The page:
To Grieve a Little

I've heard it twice now. But it was the second time that got me. Something along the lines of,

"You knew what you were signing up for" after I disclosed the fear and pain of potentially seeing this little one leave. 

Why, yes. Yes I did. 

We walked into this with eyes wide open. We accepted the likelihood of sending children back after loving them. We knew the danger for heartache and pain. We considered the negatives. We weighed all the risks. 

But in the end, we found them worth it. This sweet baby who's tethered to my heart, he's worth loving. 

And he's worth grieving. 

I don't feel one ounce of hesitation about weeping over him. Being informed of the facts beforehand won't keep me from missing him when he's gone. Or loving him till the day I die. 

My grief means I've loved deep. And I think Jesus is okay with that. 

He loved deep too. 

In fact, He had his own bout with grief. He grieved even though he knew He had signed up for it upon entering planet earth. 

Because part of living in this feeble skin is loving and losing. 

And knowing pain is coming doesn't make it's punch hurt any less.

He suffered loss. It cut deep. 

And He wept.

He wept even though He knew He was going to set it all right

I weep even though I believe that, too. 

If you're in a season of grief, keep this in mind: grieving deeply is not a sign of a weak faith. It's the evidence of a strong love. 

And the loss of a beloved is always worth grieving. 

Wednesday, August 6, 2014

Motherhood and the Six Year Adventure Slump

Are there any other moms out there who remember the life they once lived? You know... before children.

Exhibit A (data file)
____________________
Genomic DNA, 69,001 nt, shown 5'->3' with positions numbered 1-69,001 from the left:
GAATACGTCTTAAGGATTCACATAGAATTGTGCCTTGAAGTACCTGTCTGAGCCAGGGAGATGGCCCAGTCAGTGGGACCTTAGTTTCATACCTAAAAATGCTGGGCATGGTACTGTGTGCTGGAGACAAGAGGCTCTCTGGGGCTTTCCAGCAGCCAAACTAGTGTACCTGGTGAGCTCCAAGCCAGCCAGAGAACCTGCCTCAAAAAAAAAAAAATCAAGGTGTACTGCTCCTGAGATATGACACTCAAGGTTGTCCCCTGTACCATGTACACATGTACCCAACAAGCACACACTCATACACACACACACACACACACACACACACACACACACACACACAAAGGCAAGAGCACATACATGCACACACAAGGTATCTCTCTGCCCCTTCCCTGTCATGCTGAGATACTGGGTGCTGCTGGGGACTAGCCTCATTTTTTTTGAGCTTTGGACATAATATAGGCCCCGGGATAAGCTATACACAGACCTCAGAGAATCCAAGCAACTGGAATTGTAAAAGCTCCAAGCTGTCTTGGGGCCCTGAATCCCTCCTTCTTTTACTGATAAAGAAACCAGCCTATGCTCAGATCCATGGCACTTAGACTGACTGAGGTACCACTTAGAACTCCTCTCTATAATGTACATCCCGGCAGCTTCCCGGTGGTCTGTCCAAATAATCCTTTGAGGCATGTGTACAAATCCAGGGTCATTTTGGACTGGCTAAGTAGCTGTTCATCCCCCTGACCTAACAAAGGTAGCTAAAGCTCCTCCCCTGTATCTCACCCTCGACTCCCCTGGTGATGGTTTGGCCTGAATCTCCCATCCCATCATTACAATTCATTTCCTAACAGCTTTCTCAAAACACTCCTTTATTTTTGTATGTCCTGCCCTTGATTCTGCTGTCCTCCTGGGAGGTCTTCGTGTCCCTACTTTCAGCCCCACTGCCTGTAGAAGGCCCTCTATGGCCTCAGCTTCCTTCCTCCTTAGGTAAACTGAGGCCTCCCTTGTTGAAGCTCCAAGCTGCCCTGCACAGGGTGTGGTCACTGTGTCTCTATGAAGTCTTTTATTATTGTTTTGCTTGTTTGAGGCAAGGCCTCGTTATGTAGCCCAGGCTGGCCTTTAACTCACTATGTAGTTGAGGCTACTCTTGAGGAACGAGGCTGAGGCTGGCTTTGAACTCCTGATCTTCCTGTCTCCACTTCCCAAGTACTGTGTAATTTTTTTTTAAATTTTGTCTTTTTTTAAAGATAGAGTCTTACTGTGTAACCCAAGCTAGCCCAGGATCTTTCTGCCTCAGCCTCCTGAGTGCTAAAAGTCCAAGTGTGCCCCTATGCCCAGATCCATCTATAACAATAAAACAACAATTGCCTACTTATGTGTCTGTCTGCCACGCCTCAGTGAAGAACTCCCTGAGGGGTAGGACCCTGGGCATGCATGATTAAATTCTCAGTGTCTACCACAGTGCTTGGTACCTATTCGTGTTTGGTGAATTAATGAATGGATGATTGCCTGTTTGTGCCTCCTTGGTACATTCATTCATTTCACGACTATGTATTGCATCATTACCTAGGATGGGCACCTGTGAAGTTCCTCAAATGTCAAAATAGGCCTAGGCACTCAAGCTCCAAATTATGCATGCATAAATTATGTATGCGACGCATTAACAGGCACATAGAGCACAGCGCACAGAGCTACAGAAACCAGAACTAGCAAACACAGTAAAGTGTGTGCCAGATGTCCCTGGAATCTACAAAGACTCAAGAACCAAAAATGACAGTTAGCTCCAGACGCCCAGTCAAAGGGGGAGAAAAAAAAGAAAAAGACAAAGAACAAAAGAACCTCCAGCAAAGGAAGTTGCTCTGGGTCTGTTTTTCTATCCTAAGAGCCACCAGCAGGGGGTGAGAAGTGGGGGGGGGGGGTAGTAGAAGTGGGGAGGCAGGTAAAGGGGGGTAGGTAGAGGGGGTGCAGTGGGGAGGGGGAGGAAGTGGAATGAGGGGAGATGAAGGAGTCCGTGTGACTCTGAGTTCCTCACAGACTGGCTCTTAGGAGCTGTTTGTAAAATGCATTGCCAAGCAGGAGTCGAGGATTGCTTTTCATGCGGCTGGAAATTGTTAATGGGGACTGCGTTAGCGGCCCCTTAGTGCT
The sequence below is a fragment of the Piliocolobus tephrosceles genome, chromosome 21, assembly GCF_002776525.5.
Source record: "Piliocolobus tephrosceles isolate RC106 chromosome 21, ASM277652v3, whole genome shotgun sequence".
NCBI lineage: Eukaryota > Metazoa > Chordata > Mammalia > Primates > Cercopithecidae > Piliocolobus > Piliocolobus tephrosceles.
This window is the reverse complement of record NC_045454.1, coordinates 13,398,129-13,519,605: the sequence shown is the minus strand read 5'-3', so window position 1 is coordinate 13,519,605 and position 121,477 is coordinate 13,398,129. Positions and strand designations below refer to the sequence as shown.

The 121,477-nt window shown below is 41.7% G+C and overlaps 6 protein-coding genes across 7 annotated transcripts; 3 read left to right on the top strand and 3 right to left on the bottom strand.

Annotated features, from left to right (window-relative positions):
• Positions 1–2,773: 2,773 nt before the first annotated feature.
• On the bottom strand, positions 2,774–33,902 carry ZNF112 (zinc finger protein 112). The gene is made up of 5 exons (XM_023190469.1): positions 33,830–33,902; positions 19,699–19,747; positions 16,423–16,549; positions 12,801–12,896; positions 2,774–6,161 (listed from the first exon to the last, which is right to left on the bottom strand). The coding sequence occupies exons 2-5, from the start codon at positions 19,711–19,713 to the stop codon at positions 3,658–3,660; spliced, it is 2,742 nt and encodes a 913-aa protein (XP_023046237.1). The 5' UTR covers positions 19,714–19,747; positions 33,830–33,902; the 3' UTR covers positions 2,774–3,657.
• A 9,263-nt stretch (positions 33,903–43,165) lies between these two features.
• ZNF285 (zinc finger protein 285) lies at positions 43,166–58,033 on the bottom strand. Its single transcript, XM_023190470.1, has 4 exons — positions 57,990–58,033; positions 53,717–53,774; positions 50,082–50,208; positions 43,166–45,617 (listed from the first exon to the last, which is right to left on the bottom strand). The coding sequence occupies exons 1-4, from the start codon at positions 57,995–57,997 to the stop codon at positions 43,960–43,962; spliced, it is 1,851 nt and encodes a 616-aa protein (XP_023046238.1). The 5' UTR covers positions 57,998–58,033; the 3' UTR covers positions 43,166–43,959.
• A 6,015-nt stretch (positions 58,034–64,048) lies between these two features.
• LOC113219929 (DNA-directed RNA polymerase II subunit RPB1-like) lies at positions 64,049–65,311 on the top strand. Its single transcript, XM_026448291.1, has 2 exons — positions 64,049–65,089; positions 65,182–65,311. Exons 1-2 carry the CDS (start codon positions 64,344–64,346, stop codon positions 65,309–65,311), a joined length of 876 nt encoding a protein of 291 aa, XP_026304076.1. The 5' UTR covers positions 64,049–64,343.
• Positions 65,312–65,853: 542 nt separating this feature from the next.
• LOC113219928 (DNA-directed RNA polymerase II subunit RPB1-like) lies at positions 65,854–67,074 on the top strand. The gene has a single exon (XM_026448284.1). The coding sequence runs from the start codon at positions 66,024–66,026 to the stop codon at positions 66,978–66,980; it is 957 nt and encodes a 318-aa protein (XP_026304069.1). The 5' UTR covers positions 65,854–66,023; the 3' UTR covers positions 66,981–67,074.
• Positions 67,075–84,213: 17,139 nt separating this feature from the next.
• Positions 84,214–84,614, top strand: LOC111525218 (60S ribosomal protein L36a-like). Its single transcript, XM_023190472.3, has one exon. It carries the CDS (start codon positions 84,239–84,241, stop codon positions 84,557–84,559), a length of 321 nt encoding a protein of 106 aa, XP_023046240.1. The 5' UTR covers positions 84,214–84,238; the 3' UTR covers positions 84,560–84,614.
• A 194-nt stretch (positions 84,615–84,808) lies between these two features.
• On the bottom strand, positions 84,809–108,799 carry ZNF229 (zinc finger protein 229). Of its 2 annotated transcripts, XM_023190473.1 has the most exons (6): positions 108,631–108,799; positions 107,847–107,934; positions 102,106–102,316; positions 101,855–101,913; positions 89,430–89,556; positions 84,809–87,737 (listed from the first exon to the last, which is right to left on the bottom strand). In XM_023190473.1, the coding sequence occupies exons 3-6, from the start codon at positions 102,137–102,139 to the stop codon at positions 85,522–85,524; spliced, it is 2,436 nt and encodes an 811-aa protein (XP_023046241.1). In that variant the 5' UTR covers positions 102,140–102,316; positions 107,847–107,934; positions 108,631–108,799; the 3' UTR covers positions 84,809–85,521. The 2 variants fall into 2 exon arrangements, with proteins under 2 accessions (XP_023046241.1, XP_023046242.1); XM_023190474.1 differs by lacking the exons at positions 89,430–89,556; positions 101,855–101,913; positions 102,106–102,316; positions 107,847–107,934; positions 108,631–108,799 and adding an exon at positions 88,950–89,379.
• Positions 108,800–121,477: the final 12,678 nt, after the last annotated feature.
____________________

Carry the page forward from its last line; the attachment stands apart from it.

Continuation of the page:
Am I the only one who misses it? 

Because at the risk of sounding ungrateful and whiny, I sometimes pine for my old lifeThe way it was exciting and wide open and untethered. I miss living unrestricted to do big stuff with God. And the thrill I got from it. 

And quite frankly, sometimes this mom thing doesn't feel big. Or adventurous. Or thrilling. I get lost in the find another episode of Dora and break up another fight and fix another snack sameness of it all. 

In my darker moments I'm completely jealous of my husband. The way he has seeming freedom to pursue goals and plan plans and pull it all off. And I can remember when I had that.

Enter Titus six years ago. Then two more since then. And I know lots of people have way more than that, but wow does it feel like a lot today. Because all of these little people mean someone needs to care for them.

And I can't figure out a way to do that well and all the other big stuff too.

So that girl with the unfettered sense of adventure is in an adventure slump. For six straight years.

Meanwhile there is still a corner of my brain that hums with a constant working of big ideas. And I can't shut it up

I have all those same dreams and desires AND kids. But without the confidence that I can still do the big stuff. Or the conviction that I should do the big stuff.

Because isn't raising kids big enough? 

Before I had them, I thought it would be. 

This is so not a conversation about the worthy pursuit of motherhood. I already know what I'm doing is important. But can I bear my soul without judgment for two seconds and say 

Sometimes the other important stuff seems like more fun.

I've had this conversation with Jesus one billion times in the last six years.

I whine and complain. And ask him why He gave me all these dreams and then asked me to put them on the shelf. 

He reminds me that there is a time for everything and a season for every purpose under heaven. 

I ask Him if I'll still have a brain by the time my season gets here.

He asks me to be a living sacrifice, dying to self so I can train up these children in the way they should go and love them the way He loves me.

And I try. I really doBut the thing about being a living sacrifice is that it can crawl down off the altar. At will. 

I see the altar in the distance and realize I'm off it again. I wish He would just tie me on, already. Sometimes I wonder how many times I'll repeat the scenario. 

Probably until I'm all the way dead. 

Until then, I pick up the baby who's crying and sit down to the tea party in Anna's room. I breathe a repentant prayer, asking for the grace to love and train the tiny chicks He has placed in my nest. 

It won't be long before they fly. And I want them to be ready for the adventure.